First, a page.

Had I known this was in the offing, I would have had a very difficult time getting through the storm and driving over to the nursing center the next day.  But I think I have an understanding with the forces greater than myself not to let me know when my knowing would impede.  Self-consciousness, anxiety, like anger and other things, can be a drag on sliding through those seams life seems to present us with sometimes.  If I follow my guidance, instead of figuring it out myself, including looking ahead, I do much better in such situations.

The other major theme I communicated to my mother as she was, as they say, “actively dying,” was my trust in the universe that we would get adequate help for my mother to have a safe transition.  She would be okay, I would be okay, it would be okay, it was okay.  I truly and deeply felt that, and I feel that about much of this journey I accompanied my mother on — there was help.

That being said, I did feel a huge responsibility myself, about doing my part in a way that helped.  The primary part of that responsibility — making sure my mother received the care she needed — has ended.  Now there are just secondary matters, like paperwork.


7 Responses to “Need (not) to know”

  1. Matthew Brooks Says:

    It’s good that you were there for/with her. Maybe she was waiting for you.

  2. Your experience brought to mind my last hours with my wife who died of Alzheimer’s nearly four years ago. She too was at a hospice and my plan was to stay a few days with her in her room. The hospice was about an hour’s drive from my home in Maine. I arrived in early evening and she was quite unresponsive. The nurses had made up a couch for me in her room…. Well, it’s a long story but she died about 5am the next morning in my presence and that of the night nurse who kept giving her morphine and listening to her heart beat. I spoke to her continuously through this, telling her I loved her. A couple minutes before she passed her eyes opened wide and I told her how beautiful her eyes were. My hard nosed interpretation is that this was some kind of dying reflex and that she was basically out of it, never heard me, and was non functioning. But I hadn’t believed she would die until the pint of her passing. Perhaps, like you, if I’d known she was going to die I would have been more nervous about coming and jittery driving. We had been married almost 48 years. I’d love to believe her spirit is “alive” now but I can’t bring myself to believe in spirits, wish I could! Anyway, that’s my story.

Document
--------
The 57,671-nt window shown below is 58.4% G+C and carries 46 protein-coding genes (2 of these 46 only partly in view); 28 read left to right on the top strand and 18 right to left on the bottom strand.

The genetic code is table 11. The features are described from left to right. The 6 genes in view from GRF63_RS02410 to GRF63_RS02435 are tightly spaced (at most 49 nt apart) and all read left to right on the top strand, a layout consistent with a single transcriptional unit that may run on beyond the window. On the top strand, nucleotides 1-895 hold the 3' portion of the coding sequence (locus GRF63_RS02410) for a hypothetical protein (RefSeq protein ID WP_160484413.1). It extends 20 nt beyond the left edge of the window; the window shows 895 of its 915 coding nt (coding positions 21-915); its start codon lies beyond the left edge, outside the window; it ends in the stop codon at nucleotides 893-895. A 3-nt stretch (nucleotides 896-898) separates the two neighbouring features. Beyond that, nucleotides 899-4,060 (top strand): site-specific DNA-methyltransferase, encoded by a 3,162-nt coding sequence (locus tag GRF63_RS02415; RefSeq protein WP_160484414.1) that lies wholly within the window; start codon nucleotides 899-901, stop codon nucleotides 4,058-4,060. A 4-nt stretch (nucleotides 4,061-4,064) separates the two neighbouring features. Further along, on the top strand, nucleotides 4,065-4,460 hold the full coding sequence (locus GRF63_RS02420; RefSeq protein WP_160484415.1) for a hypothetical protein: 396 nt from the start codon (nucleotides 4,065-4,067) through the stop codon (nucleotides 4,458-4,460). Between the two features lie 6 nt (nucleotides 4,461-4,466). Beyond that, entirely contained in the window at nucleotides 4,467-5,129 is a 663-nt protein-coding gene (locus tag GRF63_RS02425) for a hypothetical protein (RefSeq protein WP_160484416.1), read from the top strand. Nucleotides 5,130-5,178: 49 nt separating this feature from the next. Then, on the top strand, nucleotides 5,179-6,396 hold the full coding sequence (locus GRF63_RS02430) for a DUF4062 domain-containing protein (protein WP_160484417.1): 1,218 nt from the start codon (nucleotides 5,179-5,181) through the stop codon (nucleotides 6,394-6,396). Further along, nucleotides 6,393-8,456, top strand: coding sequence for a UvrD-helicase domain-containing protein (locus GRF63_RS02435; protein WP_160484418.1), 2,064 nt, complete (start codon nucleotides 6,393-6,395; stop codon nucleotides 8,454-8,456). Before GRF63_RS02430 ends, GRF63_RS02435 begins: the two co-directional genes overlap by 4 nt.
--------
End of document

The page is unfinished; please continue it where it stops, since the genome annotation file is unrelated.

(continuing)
• Diana Moses Says:

      It’s a beautiful story, thank you for sharing it. They say hearing is the last sense to go, although I don’t know how Alzheimer’s would affect the processing of what is heard. But when the spirit is leaving the body, maybe there’s new lucidity, I don’t know. Hospice folks do say that in general there can be a brief period of renewed lucidity and activity shortly before death.

      • Yes, that would be wonderful if there were those moments of final lucidity. And yes, I’ve heard that hearing is the last to go. I had no way of knowing if she heard me because she did not, could not respond because of her Alzheimer’s. Her hippocampi had been largely destroyed and probably several other brain regions as well.

      • Diana Moses Says:

        Well, at the very least, I hope the sound of your voice was a comfort to your wife, in whatever way she could perceive it, I hope it could act as a conduit for your caring and love.

  3. Yes, yes, I agree with that, it may have been such a conduit, very possible.